"In most people's minds, the ends justify the means," Goldman said. "So because they get the bad guy off the street or the drugs out of their hands, everybody's happy."
Stuart Goldberg, another veteran criminal defense lawyer, said he recalled once hearing the late Judge Earl Strayhorn, concerned that a police officer testifying in his courtroom during a drug case was lying, interrupt the testimony to read him the Miranda rights given to criminal suspects.
Goldberg said a recent client who was accused of grabbing a police officer's vest was acquitted of aggravated battery after photos taken at the scene by bystanders showed the officer wasn't wearing a vest.
In the Glenview arrest in June, the Chicago narcotics officers had Sperling, a restaurant worker, under surveillance and asked for help from local police in making a traffic stop with a marked squad car, according to testimony at the hearing.
The five officers testified that Sperling was caught with up to a pound of marijuana in a black backpack lying openly on the back seat of his car after he failed to use his turn signal and was pulled over at East Lake Avenue and Tall Tree Road, a few blocks from his home.
In his testimony, Sperling admitted he had the marijuana but contended he had hidden the backpack under a seat. He also disputed that he hadn't used his turn signal.
Pruente, one of seven Chicago narcotics officers working the case that day, testified that after the traffic stop he smelled marijuana in Sperling's gold Ford Taurus while waiting for the Glenview man to produce his driver's license and insurance. He said he then ordered Sperling -- who admitted at the scene to having a "little weed" with him -- out of the car and to stand near the trunk. As other officers looked on, Pruente said he searched the car and then handcuffed and arrested Sperling after finding the marijuana.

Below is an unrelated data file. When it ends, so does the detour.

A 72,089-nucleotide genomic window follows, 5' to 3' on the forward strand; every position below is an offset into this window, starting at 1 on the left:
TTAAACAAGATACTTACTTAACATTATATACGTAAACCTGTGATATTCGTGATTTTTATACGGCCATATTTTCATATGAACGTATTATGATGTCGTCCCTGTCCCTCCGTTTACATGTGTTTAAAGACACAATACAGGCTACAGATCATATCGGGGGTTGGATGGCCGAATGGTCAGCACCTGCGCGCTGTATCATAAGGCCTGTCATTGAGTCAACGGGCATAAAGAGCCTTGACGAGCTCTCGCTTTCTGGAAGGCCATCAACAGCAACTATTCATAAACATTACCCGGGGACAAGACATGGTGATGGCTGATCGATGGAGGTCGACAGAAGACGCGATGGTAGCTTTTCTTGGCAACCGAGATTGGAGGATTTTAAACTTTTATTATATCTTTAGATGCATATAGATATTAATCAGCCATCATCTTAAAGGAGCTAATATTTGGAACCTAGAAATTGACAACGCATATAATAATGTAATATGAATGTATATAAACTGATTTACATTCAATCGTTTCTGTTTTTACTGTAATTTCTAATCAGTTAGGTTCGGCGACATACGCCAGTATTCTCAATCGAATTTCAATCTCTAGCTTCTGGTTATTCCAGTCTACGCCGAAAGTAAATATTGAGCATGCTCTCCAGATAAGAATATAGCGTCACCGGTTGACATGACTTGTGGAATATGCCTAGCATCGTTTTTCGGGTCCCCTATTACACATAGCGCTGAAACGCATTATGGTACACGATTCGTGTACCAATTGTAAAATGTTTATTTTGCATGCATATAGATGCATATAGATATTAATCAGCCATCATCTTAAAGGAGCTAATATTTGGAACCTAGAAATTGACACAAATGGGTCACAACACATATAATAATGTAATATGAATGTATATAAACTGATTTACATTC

The other four officers who testified backed up Pruente's version of the events to one degree or another.
As part of his rebuttal case after the officers completed their testimony, Goldman surprised prosecutors and the officers by producing the video taken from the Glenview sergeant's squad car at the scene that day. Goldman had subpoenaed the video from the Glenview Police Department.
While police can search a car if they smell marijuana inside, the officers in this case didn't follow proper procedure and instead arrested Sperling immediately, Goldman said.
The video, a copy of which was obtained by the Tribune, showed that as soon as Pruente walked up to the car, he reached through Sperling's open driver's window, unlocked the door and had him step out of the car. Sperling testified that the officer said nothing to him.
Sperling, who was holding a cup of Mountain Dew that he then placed on the car roof, was frisked, handcuffed and led back to the squad car before his vehicle was searched.
Veteran lawyers warned of the damage done to the criminal justice system when police officers lie while under oath.
"The dangerous part of it is an innocent person could go to jail," said Cunningham, the county's public defender. "What we're trying to find is the truth. It's what the whole system is supposed to be about."
(c)2014 the Chicago Tribune
Visit the Chicago Tribune at www.chicagotribune.com
Distributed by MCT Information Services